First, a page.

'I don’t think he would have survived' family of suicidal man thank police who saved him


    (KUTV) – Tyler Ivison’s family knew he had mental health challenges.

    He had been to the hospital and was seen by doctors before his suicide attempt inside a Kaysville gas station last week.

    “We knew the warning signs, the mental health professionals who helped him knew the warning signs, this was completely preventable,” Tyler’s sister Kayla Budge said.

    Tyler apparently doused himself in gasoline and four officers from Kaysville Police wrestled with him as a lighter struck and he went up in flames.

    In the face of unimaginable tragedy, Tyler Ivison’s family is choosing not to hide, but rather to share their story in hopes of helping other families who are fighting the battle of mental illness.

    “I’m pretty sure every person I’ve talked to knows somebody who has gone through the struggle of trying to get help,” Budge said.

    The family went to Kaysville Police Friday to turn over donations they have collected from community businesses.

    Businesses who donated to the Budge family’s Thank You to the officers:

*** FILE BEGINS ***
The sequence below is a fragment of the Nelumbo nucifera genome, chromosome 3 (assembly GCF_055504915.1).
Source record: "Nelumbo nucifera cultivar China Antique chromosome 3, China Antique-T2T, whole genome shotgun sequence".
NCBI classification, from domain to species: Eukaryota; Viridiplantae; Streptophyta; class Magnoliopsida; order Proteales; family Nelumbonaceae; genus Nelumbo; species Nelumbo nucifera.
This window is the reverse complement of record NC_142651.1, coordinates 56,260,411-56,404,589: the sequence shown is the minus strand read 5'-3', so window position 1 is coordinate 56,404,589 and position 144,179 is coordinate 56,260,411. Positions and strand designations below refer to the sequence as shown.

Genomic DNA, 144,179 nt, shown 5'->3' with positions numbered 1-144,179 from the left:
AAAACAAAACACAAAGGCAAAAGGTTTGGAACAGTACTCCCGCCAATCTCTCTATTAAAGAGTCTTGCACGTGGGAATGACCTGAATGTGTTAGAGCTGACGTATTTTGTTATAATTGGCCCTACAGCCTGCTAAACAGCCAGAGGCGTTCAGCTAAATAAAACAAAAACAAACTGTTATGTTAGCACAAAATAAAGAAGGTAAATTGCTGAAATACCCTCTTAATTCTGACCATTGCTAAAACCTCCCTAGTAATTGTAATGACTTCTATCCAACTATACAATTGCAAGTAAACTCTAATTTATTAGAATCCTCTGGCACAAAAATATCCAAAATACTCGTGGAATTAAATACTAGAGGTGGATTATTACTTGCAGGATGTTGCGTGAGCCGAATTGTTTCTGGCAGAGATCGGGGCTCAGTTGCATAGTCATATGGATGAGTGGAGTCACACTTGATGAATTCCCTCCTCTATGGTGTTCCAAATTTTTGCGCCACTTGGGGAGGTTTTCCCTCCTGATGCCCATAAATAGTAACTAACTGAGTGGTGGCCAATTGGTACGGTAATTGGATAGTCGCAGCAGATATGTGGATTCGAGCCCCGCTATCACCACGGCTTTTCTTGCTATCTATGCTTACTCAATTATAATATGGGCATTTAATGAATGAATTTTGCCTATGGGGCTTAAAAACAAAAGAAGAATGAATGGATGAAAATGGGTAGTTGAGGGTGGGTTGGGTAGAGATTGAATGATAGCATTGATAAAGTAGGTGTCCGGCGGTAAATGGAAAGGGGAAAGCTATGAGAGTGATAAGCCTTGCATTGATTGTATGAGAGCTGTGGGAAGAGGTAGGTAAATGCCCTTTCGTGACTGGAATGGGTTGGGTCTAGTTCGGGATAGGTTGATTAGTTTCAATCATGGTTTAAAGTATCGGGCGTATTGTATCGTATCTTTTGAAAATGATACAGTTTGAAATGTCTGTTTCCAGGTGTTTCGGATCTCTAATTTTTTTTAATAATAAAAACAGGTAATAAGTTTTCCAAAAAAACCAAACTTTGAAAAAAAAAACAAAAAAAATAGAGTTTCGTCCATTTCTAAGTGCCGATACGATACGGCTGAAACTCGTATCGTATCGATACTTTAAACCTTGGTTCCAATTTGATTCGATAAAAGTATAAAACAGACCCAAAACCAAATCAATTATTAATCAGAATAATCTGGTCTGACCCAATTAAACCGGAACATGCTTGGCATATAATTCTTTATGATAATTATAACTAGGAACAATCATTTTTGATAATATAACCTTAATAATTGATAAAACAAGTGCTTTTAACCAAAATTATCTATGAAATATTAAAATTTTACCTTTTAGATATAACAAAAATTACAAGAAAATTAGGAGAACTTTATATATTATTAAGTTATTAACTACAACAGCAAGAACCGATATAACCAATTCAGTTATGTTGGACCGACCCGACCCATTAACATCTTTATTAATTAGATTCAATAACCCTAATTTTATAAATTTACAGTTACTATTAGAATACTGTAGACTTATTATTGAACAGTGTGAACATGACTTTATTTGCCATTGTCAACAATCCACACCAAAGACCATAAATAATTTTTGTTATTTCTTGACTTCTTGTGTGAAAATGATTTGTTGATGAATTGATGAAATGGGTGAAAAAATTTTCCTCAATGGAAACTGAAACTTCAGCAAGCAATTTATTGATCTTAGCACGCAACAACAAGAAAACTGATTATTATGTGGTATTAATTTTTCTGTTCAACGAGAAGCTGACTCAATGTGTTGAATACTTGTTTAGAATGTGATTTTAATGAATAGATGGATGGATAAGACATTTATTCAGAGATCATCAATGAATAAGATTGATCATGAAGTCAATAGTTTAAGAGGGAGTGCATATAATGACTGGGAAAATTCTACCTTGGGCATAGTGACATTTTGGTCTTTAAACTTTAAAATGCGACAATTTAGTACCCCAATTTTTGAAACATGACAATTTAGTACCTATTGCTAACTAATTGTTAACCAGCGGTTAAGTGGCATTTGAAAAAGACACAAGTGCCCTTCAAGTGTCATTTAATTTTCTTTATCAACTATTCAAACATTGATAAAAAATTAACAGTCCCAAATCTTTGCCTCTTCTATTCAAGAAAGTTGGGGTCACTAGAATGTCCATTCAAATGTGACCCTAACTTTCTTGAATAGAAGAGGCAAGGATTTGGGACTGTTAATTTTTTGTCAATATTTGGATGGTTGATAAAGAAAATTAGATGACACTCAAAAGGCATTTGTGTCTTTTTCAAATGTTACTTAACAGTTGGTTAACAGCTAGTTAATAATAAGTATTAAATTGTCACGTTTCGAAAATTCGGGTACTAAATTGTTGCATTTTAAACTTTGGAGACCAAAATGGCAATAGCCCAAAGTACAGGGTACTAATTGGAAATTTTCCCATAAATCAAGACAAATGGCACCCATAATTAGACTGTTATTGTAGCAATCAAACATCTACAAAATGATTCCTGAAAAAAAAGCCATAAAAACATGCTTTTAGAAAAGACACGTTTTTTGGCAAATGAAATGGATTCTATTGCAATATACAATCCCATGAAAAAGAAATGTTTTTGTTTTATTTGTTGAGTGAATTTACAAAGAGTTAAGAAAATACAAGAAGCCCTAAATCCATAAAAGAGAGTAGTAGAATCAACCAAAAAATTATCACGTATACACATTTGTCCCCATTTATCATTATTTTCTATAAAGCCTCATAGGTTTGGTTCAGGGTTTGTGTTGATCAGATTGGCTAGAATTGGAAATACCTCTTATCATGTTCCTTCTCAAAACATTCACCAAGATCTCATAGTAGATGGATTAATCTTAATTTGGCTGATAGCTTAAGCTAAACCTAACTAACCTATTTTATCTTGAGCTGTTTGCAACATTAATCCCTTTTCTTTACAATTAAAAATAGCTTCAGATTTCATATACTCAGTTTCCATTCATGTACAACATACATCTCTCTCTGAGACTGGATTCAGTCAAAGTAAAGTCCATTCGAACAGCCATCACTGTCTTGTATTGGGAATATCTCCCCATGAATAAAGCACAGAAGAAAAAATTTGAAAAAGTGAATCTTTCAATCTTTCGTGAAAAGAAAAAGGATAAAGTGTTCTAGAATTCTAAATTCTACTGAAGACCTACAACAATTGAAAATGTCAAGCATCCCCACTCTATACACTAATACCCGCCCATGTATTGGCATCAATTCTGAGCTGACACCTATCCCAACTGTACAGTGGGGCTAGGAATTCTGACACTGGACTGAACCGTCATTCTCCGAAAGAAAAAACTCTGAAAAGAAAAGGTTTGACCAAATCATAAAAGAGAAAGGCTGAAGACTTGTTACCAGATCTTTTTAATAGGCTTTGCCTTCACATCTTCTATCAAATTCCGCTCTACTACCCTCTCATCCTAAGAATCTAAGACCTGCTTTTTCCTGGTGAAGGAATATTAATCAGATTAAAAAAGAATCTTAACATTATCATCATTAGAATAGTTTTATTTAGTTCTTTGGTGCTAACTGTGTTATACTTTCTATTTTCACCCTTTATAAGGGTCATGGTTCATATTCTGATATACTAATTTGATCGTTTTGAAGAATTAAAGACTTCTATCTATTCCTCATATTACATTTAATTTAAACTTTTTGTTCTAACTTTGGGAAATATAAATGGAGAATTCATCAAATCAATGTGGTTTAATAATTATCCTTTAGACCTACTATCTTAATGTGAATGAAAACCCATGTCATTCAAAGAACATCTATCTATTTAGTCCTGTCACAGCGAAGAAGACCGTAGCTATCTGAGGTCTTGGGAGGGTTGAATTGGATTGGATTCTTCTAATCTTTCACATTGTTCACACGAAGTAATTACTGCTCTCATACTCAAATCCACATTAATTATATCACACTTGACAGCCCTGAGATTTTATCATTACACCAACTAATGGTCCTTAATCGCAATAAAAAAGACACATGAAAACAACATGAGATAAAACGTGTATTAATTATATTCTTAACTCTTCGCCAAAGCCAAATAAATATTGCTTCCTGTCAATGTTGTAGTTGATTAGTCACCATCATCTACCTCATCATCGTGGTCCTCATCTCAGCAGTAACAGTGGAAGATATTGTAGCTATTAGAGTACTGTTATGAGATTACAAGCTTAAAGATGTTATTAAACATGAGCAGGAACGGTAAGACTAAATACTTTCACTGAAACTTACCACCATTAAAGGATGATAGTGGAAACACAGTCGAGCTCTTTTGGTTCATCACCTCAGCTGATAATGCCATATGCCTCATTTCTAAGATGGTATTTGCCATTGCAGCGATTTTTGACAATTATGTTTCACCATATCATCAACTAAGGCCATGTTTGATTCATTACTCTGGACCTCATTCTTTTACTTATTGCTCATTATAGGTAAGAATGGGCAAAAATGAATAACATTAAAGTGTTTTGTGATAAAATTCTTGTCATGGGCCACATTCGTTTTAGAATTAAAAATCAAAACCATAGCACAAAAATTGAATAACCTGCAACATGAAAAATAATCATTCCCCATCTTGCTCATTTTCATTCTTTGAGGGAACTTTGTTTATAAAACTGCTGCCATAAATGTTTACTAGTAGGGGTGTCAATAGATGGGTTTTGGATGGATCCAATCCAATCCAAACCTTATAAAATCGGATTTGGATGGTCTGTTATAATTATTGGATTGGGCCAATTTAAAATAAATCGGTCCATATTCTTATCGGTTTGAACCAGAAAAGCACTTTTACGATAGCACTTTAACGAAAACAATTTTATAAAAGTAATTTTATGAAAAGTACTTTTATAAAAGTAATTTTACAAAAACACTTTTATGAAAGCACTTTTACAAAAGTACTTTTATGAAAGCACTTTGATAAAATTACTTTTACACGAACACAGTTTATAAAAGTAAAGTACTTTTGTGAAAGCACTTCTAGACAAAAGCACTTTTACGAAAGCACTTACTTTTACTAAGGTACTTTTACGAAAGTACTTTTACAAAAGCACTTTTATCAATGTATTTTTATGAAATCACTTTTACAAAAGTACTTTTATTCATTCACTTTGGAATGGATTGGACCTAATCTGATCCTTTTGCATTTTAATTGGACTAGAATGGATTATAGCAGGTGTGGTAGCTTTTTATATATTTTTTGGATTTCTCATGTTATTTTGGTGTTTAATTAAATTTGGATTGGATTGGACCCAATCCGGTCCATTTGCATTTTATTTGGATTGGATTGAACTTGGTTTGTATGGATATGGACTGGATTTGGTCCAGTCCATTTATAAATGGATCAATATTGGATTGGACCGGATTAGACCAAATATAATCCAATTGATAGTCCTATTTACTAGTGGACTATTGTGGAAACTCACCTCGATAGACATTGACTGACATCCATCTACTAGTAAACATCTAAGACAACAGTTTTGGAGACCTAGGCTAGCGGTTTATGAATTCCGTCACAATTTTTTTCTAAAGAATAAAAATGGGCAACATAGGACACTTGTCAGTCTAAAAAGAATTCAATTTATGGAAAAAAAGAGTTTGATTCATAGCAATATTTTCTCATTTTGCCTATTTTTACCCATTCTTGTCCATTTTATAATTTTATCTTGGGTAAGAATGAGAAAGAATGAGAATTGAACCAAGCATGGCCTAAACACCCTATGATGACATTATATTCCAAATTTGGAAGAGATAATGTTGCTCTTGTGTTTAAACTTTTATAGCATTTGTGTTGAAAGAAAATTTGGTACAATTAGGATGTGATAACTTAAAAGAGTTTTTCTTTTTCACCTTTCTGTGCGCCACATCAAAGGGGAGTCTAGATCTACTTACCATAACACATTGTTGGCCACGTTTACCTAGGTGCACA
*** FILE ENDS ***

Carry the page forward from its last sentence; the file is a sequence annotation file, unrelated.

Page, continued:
• Sweet Whimsy Cakes
    • Lisa’s Passion for Popcorn
    • Old Grist Mill
    • Get Air
    • Granny Annie’s Family Restaurant
    • Jiffy Lube
    • Kaysville Theater
    • Valley View Golf Course
    • Boondocks
    • Yogotogo
    • Fizz
    • Taco Time

    “We appreciate the chance to call on them and their loyalty to this community,” YoGoToGo owner Amy Taylor said.

    Yogotogo gave each of the officers and their immediate families a year worth of free frozen yogurt.

    The yogurt shop is just across the street from the Chevron station where the incident happened.

    Sadie Hawks was working that day at YoGoToGo when a flood of police cars pulled into the gas station across the street.

    “I was like ‘something has got to be wrong,’” Hawks said.

    After hearing what happened, Hawks said she was emotionally affected and wanted to help.

    “When [Budge] called our store, I was like ‘can I please donate something?” Hawks said.

    She is a painter and donated four landscape paintings to the Kaysville officers.

    “As horrible as this was, hopefully this will bring attention to mental illnesses and it’s something that needs to be talked about and accepted,” Hawks said.

    Hawks and Budge both want to break down the stigma of mental illness and help families who are struggling to be open about their challenges.

    “It’s not something you should hide and be ashamed of,” Hawks said.

    The Ivison family tells 2News that Tyler is improving and has been moved out of the ICU.

    The officers are recovering from the incident. One officer remained hospitalized at last check.

    There are resources available for anyone experiencing suicidal thought. You can access them at https://suicidepreventionlifeline.org/ .

    Tyler's family has set up a GoFundMe campaign to help with medical expenses. https://www.gofundme.com/tylerivison

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